My aim is to make a piece of jewellery that reflects the animal’s footprint and is sympathetic in shape and design to the animal track. I want to provide tourists, travellers and animal lovers with a permanent memento of a unique experience; such as coming across an animal in the bush, watching it eat, rest, snort, or scuffle.
Every time I design a piece it becomes an adventure. The research often reveals unusual facts and fond memories of each animal.
Researching the echidna taught me that originally, museums in Europe mistakenly displayed the hind foot back-to-front. You can see why in the opposite photo - the toes face backwards. I also loved finding out that echidnas are loners, roamers and escape artists who can dig through concrete and even clamber up inside drainpipes to go wandering!
The next part of the process is to identify an iconic footprint of the animal I’m researching. Then I have to draw it as a silhouette that is easily recognizable yet simple enough to be cut out of a small piece of precious metal without losing its substance or form. Once I have the design of the footprint, I photocopy it many times and draw frames around the footprint until I find one which feels most sympathetic to the footprint.
While designing the snow leopard pieces, I learnt that their large paws resemble old -fashioned snow shoes, which facilitate walking in soft snow. So I tried to incorporate the shape of a snow shoe in the shape of the piece.
Then I make the piece in silver, refining the design until I am satisfied. The actual piece always has a slightly different appearance to a flat drawing. I also have to think about things like weight, not only because of the use of precious metal but also the pull on one’s earlobes!
The final design stage is to draw a picture of the animal and cull all the facts I’ve learnt about it to a few short observations to go on the sleeve of the box. The hardest part is deciding what to leave in and what to leave out.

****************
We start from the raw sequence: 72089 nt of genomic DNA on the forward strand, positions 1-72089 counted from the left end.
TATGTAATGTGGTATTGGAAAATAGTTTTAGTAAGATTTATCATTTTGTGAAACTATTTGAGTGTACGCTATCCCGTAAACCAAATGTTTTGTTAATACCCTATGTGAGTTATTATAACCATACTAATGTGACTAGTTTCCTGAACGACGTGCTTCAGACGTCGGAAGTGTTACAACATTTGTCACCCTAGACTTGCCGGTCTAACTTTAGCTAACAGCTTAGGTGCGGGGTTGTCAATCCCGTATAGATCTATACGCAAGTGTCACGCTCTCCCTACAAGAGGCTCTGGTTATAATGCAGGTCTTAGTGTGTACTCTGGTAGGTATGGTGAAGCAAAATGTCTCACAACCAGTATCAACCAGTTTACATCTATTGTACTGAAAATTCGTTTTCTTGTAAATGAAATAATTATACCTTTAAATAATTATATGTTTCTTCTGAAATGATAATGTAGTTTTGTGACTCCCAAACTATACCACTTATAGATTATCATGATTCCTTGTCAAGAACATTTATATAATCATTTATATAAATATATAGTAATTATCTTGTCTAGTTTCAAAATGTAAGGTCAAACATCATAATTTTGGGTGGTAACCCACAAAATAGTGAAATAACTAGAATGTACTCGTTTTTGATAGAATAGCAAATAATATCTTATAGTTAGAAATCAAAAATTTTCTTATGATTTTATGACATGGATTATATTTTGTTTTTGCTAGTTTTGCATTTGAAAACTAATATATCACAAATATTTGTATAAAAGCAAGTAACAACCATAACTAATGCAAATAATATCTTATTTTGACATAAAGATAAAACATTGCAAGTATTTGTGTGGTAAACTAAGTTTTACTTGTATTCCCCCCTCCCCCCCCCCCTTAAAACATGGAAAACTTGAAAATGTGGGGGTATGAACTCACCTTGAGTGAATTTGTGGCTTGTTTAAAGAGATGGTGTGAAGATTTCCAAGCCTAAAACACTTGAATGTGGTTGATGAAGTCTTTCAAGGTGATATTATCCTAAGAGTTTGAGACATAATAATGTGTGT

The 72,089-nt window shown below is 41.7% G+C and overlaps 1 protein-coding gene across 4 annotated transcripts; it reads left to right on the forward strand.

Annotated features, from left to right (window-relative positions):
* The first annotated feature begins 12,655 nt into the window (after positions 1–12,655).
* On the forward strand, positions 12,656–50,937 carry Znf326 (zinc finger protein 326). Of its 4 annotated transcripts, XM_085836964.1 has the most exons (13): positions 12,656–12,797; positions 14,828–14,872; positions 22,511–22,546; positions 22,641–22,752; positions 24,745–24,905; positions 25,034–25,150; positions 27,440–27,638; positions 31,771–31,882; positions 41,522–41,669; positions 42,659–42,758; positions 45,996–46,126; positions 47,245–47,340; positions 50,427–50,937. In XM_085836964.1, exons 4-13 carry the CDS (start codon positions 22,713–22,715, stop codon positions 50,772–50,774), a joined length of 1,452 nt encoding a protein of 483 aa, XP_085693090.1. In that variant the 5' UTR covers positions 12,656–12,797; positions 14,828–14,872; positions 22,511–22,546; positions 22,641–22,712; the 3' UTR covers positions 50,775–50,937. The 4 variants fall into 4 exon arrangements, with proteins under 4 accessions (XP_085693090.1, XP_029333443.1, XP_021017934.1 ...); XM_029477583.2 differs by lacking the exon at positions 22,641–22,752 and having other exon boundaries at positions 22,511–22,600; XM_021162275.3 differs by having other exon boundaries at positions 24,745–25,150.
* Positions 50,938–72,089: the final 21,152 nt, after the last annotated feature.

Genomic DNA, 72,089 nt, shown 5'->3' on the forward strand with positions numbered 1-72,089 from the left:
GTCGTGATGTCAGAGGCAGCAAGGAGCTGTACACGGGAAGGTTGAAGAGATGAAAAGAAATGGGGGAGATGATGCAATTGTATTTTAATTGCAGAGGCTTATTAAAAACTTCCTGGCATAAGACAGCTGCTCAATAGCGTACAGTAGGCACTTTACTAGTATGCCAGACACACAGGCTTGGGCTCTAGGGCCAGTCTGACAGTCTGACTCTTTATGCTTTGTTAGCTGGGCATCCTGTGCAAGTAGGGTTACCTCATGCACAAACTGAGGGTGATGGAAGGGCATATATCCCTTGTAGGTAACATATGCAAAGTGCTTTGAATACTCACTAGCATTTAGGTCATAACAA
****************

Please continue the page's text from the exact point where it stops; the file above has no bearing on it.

Two of the most challenging designs I’ve done to date are the Wedge-tail Eagle and the Saltwater Crocodile or ‘saltie’. I’ve been given very generous and enthusiastic support from wildlife conservationists, researchers and enthusiasts with both these and other animals.
The Wedge-Tail Eagle Prints
The wedge-tail eagle flies, so its not easy to find footprints.
A resourceful man of science by the name of Dr Walter Boles (from the Australian Museum) helped me with the eagle. He used eagle feet they had preserved at the museum for educational activities. These had been prepared in a standing posture with the toes spread, so were perfect footprints, if not recognisable tracks.
Walter pressed these feet into a soft substrate (if I recall correctly it was pink Play Doh), and sent me photographs of the results, along with a lot of interesting facts about the Wedge-tail Eagle.
The Saltwater Crocodile Print
The search for a crocodile track also provided some wonderful experiences.
The crocodile does walk on sand and mud, but the tail dragging behind the feet make it a messy, rather indistinctive track. These aspects are not conducive to obviously recognisable footprints, but the animals are so iconic to Australia that they had to be included in the range.
I first met Chris Parker, who was working at Ballarat Wildlife Park at the time. His enthusiasm and interaction with wildlife was a wonderful thing to experience. Chris not only lifted his shirt to show me Wedgetail Eagle claw scars on his chest, he also happily held a thrashing young crocodile named Eric in his hands so I could photograph its feet. Sadly the photographs were not usable. Eric, despite being half my size, scared me witless with his vigorous thrashing; my frantic backpedalling combined with his wild movements made for very out-of-focus pictures.
The man who rescued me from having to rely on my shaky photography is Dr Alan Britton (at Crocodilian.com), who sent me a number of photos of crocodile tracks in the mud.
Perhaps this is the best part of what I do; the support and knowledge sharing I have experienced freely from so many wildlife enthusiasts, sanctuaries and stockists. There are so many, far more than I can give credit to. Because of their conservation efforts, the animals I love continue to exist, and I am able to continue to do what I love.